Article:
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Properly rendering a starfield skymap

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#1 Axiverse   Members   


Posted 23 July 2013 - 01:05 AM

I'm trying to render a starfield properly. I'm doing something similar to the new google maps zoomed out where you can see the entire planet and stars. However, right now in my implementation i'm basically drawing a sphere with the stars in the scene. When you zoom in or out the stars get zoomed in or out, but i think the right implementation is that they don't move. How would I properly render that?


basically right now the sky is a sphere(5000), and the earth is a sphere(10) and the camera moves in and out looking at the earth. when i zoom in, a narrower area of the sky is shown, I don't think this is correct, is it? Would I scale the sky inversely to the camera zoom? -> the more the camera is zoomed, the smaller the sky is?

#2 unbird   Members   


Posted 23 July 2013 - 02:05 AM

No, you shouldn't change the scale or projection. I think you confuse zooming - which basically changes the field of view of your perspective projection - with moving in or out (closer to and farther away from the earth). With zooming you also "scale the sky" - after all it's as if you would scale up or down the final image. When moving in/out the earth gets bigger/smaller due to perspective projection. Not so the skybox, it's supposed to look the same no matter where you are: A standard implementation moves the skybox mesh with the camera (your point of view) or even use a cubemap (which only cares about viewing direction).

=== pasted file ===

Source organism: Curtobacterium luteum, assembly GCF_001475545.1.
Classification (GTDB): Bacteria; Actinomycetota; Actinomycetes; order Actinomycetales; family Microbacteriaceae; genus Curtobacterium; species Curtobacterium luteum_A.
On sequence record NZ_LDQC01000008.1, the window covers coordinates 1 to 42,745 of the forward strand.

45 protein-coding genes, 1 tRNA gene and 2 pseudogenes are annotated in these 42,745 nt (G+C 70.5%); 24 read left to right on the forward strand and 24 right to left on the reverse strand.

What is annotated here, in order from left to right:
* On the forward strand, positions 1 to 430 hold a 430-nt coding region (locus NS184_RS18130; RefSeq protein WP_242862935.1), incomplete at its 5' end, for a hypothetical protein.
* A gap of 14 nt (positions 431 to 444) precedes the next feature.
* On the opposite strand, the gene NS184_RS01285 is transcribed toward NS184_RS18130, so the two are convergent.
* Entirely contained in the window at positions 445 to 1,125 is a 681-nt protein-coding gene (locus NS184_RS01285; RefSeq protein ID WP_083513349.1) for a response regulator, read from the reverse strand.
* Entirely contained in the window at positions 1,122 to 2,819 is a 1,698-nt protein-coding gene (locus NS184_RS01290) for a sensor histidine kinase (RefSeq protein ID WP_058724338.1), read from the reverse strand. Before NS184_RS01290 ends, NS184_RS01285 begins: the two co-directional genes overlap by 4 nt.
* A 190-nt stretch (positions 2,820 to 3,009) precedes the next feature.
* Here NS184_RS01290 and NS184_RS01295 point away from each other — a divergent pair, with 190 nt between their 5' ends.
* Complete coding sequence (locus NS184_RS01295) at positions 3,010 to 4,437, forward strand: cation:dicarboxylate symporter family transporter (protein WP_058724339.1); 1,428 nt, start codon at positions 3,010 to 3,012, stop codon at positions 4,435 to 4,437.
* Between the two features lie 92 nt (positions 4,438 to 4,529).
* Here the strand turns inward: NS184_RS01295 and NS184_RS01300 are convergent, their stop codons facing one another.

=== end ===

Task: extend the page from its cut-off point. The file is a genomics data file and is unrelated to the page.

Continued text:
#3 Kaptein   Prime Members   


Posted 24 July 2013 - 12:04 PM

createa a half-dome for sky with your atmospheric scatterer, and sphere-map a star-texture which you blend with enviroment depending on daylight level

i do it, and it works ok.. it's not a perfect spheremapping, and it never will be, because im cheap on the number of vertices

(and it converges on top/bottom, depending on your rotations)

i guess it's because im a programmer that i won't notice such things

maybe an artist would smile.png


EDIT: oops, i guess you are creating google stars? :) 

Edited by Kaptein, 24 July 2013 - 12:06 PM.

#4 LorenzoGatti   Members   


Posted 25 July 2013 - 10:02 AM

The star-textured sphere is an approximation because, since for numerical accuracy reasons the dome is small, those stars are much closer to the camera than they should be, causing exaggerated (i.e. detectable) parallax effects when the camera moves.

To suppress parallax, when rendering stars you should pretend that your camera rotates and zooms without moving: it's a simple matter of using a different transformation matrix in which the camera is in a fixed position (like the center of the planet or the point in which the simulation begins) but with its real orientation and magnification.

Omae Wa Mou Shindeiru

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